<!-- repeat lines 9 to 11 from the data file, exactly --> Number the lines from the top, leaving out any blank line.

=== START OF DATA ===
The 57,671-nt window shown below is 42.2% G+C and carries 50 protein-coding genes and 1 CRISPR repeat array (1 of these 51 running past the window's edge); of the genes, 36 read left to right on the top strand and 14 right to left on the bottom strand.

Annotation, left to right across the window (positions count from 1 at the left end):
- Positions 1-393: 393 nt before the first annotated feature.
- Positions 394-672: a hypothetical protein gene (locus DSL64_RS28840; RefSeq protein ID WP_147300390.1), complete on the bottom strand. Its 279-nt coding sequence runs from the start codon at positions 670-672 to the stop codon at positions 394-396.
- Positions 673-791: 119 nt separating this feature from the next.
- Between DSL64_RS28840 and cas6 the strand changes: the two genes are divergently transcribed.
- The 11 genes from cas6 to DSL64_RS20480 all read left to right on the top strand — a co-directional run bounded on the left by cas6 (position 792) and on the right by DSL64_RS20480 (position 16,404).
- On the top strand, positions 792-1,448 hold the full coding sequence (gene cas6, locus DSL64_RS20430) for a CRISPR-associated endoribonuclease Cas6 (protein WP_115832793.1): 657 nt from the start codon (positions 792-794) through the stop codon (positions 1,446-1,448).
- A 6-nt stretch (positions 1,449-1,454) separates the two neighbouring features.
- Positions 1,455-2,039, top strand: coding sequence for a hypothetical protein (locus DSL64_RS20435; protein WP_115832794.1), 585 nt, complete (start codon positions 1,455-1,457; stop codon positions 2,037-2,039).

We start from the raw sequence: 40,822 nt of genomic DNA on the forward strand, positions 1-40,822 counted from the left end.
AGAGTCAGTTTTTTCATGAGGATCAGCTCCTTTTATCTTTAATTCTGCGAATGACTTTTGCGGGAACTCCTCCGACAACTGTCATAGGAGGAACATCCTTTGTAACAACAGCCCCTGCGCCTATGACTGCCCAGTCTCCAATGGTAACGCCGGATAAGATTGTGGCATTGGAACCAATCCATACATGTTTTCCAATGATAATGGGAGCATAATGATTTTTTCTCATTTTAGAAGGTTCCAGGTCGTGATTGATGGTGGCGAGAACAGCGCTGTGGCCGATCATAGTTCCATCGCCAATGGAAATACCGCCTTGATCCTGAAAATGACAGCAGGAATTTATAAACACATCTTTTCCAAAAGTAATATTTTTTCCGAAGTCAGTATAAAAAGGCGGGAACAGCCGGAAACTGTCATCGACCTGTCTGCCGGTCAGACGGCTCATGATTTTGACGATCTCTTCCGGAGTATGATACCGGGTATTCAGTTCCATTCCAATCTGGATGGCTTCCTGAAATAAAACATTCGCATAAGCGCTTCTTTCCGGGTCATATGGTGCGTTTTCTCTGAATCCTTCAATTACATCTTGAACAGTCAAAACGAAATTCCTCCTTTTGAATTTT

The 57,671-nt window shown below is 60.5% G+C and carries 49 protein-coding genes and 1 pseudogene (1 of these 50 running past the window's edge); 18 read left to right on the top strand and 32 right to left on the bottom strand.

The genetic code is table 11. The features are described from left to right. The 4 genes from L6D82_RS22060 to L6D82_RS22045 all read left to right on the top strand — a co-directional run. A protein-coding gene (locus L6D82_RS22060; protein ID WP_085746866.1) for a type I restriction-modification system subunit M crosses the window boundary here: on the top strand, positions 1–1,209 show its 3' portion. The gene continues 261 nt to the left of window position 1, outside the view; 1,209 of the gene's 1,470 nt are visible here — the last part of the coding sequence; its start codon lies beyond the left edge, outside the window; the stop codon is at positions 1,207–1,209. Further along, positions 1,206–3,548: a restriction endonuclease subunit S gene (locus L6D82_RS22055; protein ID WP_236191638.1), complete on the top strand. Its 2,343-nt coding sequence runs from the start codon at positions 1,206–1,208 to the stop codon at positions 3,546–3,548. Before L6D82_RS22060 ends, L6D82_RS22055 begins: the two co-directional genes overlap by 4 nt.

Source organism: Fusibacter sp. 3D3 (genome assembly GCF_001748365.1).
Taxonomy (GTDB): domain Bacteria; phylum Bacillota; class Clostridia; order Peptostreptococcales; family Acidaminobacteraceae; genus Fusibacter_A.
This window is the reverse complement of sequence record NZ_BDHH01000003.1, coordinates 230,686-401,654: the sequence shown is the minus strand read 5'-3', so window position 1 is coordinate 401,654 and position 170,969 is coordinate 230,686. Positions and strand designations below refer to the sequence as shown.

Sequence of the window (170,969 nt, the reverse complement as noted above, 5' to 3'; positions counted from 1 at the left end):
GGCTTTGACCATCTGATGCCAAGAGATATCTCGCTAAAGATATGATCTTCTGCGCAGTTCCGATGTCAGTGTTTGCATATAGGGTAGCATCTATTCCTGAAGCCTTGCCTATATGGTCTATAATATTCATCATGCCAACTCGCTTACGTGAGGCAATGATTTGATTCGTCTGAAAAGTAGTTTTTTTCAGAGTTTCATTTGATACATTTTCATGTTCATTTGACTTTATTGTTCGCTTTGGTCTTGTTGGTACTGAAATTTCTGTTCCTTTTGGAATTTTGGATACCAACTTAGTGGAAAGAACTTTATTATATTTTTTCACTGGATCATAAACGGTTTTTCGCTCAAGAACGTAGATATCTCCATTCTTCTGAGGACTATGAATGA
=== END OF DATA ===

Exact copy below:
- A 6-nt stretch (positions 1,449-1,454) separates the two neighbouring features.
- Positions 1,455-2,039, top strand: coding sequence for a hypothetical protein (locus DSL64_RS20435; protein WP_115832794.1), 585 nt, complete (start codon positions 1,455-1,457; stop codon positions 2,037-2,039).

We start from the raw sequence: 40,822 nt of genomic DNA on the forward strand, positions 1-40,822 counted from the left end.